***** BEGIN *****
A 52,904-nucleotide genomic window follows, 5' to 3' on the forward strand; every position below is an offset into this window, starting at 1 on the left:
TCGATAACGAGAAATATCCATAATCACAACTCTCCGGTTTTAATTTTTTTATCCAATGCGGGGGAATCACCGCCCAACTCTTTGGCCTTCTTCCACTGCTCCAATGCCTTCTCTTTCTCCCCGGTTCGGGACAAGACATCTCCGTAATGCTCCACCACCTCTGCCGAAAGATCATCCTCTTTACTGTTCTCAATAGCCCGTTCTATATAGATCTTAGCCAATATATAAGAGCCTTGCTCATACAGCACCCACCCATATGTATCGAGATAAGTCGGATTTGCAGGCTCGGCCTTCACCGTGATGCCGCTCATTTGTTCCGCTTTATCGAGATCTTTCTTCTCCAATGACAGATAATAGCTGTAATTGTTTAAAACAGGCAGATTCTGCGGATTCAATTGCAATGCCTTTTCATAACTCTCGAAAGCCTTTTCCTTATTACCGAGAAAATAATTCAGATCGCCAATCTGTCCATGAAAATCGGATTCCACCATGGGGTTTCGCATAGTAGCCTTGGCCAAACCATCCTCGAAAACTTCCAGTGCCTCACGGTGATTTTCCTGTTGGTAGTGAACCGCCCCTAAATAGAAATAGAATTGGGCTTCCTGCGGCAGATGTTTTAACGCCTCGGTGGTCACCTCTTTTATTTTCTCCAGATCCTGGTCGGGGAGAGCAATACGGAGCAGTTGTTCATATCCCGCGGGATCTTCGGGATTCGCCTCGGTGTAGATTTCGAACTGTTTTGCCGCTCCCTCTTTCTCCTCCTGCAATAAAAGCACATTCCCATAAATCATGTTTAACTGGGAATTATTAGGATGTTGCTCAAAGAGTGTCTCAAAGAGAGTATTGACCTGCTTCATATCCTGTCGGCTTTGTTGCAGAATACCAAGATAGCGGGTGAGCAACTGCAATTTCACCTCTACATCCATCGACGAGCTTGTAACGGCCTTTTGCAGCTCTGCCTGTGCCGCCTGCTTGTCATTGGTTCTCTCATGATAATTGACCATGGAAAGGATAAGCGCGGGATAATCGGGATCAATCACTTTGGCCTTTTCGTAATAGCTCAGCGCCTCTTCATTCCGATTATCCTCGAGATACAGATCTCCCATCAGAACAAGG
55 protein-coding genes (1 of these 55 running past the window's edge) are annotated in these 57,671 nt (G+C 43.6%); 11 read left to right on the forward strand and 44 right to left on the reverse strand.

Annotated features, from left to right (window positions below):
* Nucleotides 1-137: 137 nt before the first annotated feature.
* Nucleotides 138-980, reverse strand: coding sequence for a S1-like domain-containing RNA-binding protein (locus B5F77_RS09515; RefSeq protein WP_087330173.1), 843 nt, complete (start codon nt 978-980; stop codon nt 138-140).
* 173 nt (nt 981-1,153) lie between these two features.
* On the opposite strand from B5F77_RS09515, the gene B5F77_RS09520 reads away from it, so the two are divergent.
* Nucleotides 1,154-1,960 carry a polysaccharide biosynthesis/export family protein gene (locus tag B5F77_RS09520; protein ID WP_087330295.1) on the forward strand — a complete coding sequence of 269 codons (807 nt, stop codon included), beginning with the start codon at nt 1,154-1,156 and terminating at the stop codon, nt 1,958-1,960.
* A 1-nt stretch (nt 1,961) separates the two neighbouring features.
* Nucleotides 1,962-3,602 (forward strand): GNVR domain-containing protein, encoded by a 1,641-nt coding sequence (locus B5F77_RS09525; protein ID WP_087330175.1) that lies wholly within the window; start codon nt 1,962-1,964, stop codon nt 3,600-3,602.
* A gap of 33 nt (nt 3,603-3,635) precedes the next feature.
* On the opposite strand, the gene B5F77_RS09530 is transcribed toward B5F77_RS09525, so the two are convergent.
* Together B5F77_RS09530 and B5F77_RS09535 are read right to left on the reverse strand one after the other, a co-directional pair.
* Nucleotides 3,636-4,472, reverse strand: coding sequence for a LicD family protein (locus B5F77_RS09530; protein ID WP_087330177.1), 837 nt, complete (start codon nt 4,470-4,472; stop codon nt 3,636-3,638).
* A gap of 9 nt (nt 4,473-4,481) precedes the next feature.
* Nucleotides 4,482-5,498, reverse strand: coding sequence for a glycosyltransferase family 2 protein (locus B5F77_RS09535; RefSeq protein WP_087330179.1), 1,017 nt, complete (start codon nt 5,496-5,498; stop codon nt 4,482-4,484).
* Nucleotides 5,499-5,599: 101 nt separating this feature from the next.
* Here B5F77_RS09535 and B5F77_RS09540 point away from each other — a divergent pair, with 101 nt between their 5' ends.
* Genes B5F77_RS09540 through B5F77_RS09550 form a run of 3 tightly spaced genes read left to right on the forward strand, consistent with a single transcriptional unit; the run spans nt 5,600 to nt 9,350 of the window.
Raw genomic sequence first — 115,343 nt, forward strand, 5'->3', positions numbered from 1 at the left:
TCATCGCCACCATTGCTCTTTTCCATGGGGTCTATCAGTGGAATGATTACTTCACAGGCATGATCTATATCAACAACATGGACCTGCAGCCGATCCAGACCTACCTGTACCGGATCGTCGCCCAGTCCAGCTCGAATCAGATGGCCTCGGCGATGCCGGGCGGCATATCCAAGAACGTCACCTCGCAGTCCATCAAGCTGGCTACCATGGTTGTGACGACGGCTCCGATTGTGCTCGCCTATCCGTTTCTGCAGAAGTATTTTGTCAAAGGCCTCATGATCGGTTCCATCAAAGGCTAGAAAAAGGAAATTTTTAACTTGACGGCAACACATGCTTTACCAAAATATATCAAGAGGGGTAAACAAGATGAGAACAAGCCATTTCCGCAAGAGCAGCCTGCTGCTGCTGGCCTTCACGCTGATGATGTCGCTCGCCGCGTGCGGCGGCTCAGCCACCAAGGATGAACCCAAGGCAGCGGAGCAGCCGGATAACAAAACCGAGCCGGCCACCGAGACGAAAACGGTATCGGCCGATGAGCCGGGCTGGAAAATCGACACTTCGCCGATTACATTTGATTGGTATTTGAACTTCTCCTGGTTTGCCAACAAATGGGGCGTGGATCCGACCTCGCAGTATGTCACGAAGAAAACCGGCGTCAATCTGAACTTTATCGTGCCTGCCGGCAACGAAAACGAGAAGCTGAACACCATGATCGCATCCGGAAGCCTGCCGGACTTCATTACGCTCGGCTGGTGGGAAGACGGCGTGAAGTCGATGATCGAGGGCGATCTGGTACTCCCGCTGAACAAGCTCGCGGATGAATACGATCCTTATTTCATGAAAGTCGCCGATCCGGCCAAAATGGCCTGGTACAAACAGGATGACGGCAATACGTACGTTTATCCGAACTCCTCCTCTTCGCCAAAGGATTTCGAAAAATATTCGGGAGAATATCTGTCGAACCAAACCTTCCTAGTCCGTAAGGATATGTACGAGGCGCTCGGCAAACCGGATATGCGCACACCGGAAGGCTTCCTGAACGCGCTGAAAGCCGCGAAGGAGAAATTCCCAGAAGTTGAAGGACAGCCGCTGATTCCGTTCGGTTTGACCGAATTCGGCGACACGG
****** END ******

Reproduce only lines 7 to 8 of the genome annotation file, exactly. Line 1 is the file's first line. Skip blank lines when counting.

* 173 nt (nt 981-1,153) lie between these two features.
* On the opposite strand from B5F77_RS09515, the gene B5F77_RS09520 reads away from it, so the two are divergent.